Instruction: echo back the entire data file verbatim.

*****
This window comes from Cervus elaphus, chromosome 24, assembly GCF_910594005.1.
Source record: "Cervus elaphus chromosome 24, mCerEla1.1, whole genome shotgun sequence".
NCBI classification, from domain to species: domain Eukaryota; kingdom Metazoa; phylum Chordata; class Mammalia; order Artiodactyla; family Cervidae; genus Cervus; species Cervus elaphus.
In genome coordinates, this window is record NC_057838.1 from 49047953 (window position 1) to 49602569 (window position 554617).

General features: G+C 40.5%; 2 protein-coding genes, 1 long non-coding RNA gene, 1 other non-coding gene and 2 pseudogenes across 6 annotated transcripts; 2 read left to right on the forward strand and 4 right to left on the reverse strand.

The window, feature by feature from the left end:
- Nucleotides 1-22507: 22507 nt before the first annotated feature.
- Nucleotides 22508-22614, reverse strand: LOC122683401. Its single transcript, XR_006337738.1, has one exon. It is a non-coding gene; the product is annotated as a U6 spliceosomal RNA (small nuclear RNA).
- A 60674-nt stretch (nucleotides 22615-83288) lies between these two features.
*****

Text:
This window comes from Cervus elaphus, chromosome 24, assembly GCF_910594005.1.
Source record: "Cervus elaphus chromosome 24, mCerEla1.1, whole genome shotgun sequence".
NCBI classification, from domain to species: domain Eukaryota; kingdom Metazoa; phylum Chordata; class Mammalia; order Artiodactyla; family Cervidae; genus Cervus; species Cervus elaphus.
In genome coordinates, this window is record NC_057838.1 from 49047953 (window position 1) to 49602569 (window position 554617).

General features: G+C 40.5%; 2 protein-coding genes, 1 long non-coding RNA gene, 1 other non-coding gene and 2 pseudogenes across 6 annotated transcripts; 2 read left to right on the forward strand and 4 right to left on the reverse strand.

The window, feature by feature from the left end:
- Nucleotides 1-22507: 22507 nt before the first annotated feature.
- Nucleotides 22508-22614, reverse strand: LOC122683401. Its single transcript, XR_006337738.1, has one exon. It is a non-coding gene; the product is annotated as a U6 spliceosomal RNA (small nuclear RNA).
- A 60674-nt stretch (nucleotides 22615-83288) lies between these two features.